A wide range of antinuclear antibodies (ANAs) occur against antigens associated with cell nuclei, including autoantibodies to DNA, histones, small nuclear RNP (snRNP), Ro/SS-A, La/SS-B, and tRNA synthetase. Many fine specificities have been defined amongst the various types of ANA. Diseases in which ANAs are particularly prevalent include mixed connective tissue disease, systemic lupus erythematosus, the CREST syndrome and progressive systemic sclerosis.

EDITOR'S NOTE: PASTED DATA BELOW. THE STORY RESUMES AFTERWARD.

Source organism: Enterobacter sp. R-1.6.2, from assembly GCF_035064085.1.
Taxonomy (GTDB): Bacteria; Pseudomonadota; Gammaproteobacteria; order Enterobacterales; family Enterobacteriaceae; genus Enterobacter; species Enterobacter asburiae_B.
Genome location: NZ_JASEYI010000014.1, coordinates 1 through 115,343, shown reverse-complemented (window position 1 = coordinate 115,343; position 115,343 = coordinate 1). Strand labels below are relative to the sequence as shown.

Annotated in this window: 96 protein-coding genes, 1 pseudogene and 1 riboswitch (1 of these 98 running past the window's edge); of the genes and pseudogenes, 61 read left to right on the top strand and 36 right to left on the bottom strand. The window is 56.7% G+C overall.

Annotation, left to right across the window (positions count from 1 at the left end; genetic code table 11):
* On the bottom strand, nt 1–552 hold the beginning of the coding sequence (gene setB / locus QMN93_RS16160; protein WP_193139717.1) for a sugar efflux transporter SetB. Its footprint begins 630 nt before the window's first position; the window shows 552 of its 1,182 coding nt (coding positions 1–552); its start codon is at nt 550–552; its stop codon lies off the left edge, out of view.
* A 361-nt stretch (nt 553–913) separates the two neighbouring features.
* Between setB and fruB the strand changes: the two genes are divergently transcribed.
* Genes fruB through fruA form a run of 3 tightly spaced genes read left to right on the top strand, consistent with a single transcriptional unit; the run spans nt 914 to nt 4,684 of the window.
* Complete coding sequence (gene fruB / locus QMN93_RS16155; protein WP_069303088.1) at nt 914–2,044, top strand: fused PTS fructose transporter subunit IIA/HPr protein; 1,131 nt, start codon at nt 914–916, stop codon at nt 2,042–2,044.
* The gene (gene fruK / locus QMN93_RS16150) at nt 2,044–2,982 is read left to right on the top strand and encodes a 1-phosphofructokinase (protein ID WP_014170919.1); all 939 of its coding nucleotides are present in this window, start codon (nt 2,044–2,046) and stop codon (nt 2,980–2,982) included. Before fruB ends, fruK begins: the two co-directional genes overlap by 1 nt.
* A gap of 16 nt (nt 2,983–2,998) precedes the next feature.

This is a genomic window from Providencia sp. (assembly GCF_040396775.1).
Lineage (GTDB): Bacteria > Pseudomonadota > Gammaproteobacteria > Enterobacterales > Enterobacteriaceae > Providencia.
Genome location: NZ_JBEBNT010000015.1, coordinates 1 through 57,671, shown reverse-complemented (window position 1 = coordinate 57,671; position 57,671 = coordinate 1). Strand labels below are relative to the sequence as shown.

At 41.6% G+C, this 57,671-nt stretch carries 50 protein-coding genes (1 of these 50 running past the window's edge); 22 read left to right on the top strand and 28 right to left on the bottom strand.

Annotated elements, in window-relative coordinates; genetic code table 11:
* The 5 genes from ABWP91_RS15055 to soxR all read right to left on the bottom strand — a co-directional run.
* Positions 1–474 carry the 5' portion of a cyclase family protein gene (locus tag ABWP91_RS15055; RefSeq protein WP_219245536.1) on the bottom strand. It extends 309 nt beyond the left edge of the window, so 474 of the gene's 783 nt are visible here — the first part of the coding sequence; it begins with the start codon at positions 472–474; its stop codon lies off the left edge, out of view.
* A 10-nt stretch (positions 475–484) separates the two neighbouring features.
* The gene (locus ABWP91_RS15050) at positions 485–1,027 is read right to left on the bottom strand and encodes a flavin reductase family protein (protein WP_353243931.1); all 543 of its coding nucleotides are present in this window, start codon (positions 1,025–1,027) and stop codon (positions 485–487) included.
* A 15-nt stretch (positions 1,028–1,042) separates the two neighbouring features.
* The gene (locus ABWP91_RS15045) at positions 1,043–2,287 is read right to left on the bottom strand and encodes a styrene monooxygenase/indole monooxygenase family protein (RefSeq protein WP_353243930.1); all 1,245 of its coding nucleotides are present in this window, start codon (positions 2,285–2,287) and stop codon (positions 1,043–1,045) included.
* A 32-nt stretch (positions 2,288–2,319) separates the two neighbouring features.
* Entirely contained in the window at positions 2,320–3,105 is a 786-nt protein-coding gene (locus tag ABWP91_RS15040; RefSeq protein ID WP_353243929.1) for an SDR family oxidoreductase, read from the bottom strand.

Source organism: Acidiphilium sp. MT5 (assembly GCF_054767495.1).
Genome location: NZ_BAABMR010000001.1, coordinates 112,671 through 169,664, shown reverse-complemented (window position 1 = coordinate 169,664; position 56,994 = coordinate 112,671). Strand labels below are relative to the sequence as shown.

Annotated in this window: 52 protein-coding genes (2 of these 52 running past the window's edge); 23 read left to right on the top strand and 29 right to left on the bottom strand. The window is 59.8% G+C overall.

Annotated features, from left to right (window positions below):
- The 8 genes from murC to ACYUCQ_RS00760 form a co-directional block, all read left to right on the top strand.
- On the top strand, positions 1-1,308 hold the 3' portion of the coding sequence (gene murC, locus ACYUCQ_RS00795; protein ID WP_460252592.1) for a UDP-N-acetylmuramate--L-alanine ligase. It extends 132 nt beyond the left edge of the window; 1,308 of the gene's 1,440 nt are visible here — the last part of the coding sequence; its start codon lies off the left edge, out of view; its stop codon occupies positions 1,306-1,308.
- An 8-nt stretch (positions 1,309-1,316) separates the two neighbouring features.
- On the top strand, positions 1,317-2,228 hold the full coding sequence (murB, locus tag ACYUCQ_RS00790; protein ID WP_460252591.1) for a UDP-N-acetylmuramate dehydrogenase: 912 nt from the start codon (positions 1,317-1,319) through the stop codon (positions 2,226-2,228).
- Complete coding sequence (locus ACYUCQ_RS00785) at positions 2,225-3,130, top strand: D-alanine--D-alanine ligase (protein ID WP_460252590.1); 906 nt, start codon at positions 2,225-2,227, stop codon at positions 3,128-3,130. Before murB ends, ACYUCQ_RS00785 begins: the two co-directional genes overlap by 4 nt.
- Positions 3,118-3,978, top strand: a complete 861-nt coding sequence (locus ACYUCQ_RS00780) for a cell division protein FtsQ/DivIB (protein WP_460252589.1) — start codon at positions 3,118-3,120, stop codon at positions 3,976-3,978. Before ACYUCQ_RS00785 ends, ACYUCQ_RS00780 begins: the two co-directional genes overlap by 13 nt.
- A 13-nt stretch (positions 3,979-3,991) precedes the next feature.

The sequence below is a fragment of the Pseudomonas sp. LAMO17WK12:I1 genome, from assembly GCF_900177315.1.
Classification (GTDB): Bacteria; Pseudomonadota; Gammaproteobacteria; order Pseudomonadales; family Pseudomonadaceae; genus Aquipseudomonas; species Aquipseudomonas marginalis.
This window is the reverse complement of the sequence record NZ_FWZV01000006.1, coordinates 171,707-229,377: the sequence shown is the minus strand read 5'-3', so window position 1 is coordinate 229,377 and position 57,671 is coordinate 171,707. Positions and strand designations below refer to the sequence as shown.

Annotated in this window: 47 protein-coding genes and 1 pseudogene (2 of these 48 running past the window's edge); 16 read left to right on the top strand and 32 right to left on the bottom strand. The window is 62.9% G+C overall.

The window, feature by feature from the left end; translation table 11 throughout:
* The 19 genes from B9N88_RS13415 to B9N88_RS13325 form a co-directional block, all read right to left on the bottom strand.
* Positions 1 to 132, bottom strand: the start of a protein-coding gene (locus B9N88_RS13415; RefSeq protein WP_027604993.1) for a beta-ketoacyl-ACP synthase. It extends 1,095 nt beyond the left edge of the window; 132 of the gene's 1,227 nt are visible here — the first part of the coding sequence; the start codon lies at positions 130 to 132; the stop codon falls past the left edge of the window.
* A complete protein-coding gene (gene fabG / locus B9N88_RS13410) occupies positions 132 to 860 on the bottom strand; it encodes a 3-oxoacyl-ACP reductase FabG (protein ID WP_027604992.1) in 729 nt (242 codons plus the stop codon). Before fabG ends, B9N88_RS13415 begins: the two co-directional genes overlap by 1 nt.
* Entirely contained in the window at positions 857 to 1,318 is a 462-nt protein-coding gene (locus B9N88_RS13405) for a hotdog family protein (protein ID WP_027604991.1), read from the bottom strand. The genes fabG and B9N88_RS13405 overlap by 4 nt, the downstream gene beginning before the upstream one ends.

They are also commonly seen, although at a lower frequency, in rheumatoid arthritis and Sjögrens syndrome. IIF is used as an initial screening test for the occurrence of ANAs. Antibodies to many of the specific antigens can be measured in ELISA, although RIA (including the Farr assay and PEG assay), immunoblot, immunoelectrophoresis, RNA precipitation, and the LE-cell test are all commonly employed.
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